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This is at 25 zooms using Fractal Extreme. The red circle indicates that there are more minibrots inbetween the small one and the large one. The pattern of super big (bottom right), medium-sized (top-left), and two similar-sized mini ones inbetween seems to repeat as you zoom in and in. If you were to continue to zoom between the super big and small ones, would the pattern repeat indefinitely? Or would it eventually taper off like it does if you were to just go along the real line horizontally?

enter image description here

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Yes, there are there an infinite number of minibrots on the real line. Here is a direct demonstration of where an infinite number of such minibots may be found!

Consider the Misiurewicz point C=-1.54368901269207636, which is the real solution of the cubic equation $C^3+2C^2+2C+2$. Misiurewicz points have solutions which repeat, periodically, but do not go to zero. So, for the C value I gave, you can see the repeating pattern starting at x=0, and iterating $x\mapsto x^2+C$. Unlike hyperbolic points, which are attracting, Misiurewicz points are repelling and repeat. Hyperbolic centers of Mandelbrot bulbs also repeat, but they repeat by going to zero. In the neighborhood of a Misiurewicz point, the Mandelbrot is self similar as you zoom in. This also applies to the location of the mini-Mandelbrots in the Mandelbrot in the neighborhood of the Misiurewicz point. There is a mini-Mandelbrot at each of the cross hatches in this image. The cross hatch pattern repeats infinitely and is self similar as you zoom in. The baby mandelbrots at the cross hatch points get relatively smaller than the cross hatch pattern itself, but they're still there, repeating infinitely, as you zoom in infinitely. This supplies an infinite set of mini-Mandelbrots all on the real axis, and all in the neighborhood of this one particular Misiurewicz point. Of course, there are also an infinite number of other Misiurewicz points on the real axis, which have the same definition of being points where the pattern repeats without going to zero.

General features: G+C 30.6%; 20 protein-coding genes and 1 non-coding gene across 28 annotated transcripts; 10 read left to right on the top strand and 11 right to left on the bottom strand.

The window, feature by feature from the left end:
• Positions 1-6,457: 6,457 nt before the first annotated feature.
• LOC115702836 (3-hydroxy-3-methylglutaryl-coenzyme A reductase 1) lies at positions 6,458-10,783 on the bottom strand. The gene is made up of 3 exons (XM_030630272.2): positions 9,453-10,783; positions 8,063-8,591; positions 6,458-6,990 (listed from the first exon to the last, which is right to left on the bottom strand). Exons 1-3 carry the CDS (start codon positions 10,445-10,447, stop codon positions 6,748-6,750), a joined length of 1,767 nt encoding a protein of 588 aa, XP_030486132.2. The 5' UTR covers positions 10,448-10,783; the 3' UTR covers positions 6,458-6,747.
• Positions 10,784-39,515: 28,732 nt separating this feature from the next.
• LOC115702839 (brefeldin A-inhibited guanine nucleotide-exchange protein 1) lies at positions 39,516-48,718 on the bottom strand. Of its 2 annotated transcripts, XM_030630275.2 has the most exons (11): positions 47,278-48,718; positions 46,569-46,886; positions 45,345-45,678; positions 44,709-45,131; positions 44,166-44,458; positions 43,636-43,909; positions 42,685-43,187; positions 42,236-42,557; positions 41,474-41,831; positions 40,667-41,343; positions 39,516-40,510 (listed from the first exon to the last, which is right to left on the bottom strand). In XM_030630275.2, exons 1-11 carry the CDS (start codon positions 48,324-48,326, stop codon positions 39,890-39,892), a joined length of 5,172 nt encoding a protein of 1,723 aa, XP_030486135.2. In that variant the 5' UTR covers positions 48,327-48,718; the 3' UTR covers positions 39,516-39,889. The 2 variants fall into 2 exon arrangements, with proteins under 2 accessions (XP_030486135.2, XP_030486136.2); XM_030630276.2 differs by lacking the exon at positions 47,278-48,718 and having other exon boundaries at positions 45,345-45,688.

0 (x_0, start at x=0)
-1.54368901269207636 (x_1=C; iterating x^2+C)
 0.839286755214161133 (x_2=C^2+C)
-0.839286755214161133 (x_3=C^4 + 2C^3 + C^2 + C)
-0.839286755214161133 (x_4=X3^2+C ....)

This pattern repeats forever because C is the real valued solution of the algebraic equation $x_3=-x_2$. After factoring out roots for C=0, the algebraic equation reduces to the cubic equation I gave earlier, $C^3+2C^2+2C+2=0$.

Misiurewicz point

slight zoom in

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  • $\begingroup$ That is interesting. Unfortunately as I zoom in, the distance between the minibrots seem to grow, making it difficult to keep minibrots within the frame of the image without translating it. $\endgroup$
    – user80096
    Commented Aug 30, 2013 at 16:35
  • $\begingroup$ Yes, the mini-Mandelbrots get smaller, relative to the cross hatches, as you zoom in. But if you have a window, then you can zoom in directly on the C value by any arbitrary amount, and then look at the biggest cross hatch on the left, and the biggest cross hatch on the right. These will look more or less the same, no matter how close you are to C. If you then chose to zoom in far enough on either of those cross hatches, there would be a mini-Mandelbrot at the center of the cross hatch. The chosen value of "C" guarantees the self similar property of the Mandelbrot as you zoom in. $\endgroup$
    – Sheldon L
    Commented Aug 30, 2013 at 17:24
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The Mandelbrot set is self-similar. So by zooming, you can get back the same picture. A nice animation of this can be found at this Wikipedia page (scroll down to "Examples").

So in your terms, the pattern would repeat infinitely.

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  • $\begingroup$ Depending on where you zoom in, it can also continually get denser as you zoom in. $\endgroup$
    – Sheldon L
    Commented Aug 29, 2013 at 18:25
  • $\begingroup$ @SheldonL That's the reason why I wrote "...you can get back..." :) $\endgroup$
    – azimut
    Commented Aug 29, 2013 at 18:38
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    $\begingroup$ The Mandelbrot set is not exactly self-similar. $\endgroup$
    – lhf
    Commented Aug 30, 2013 at 17:52

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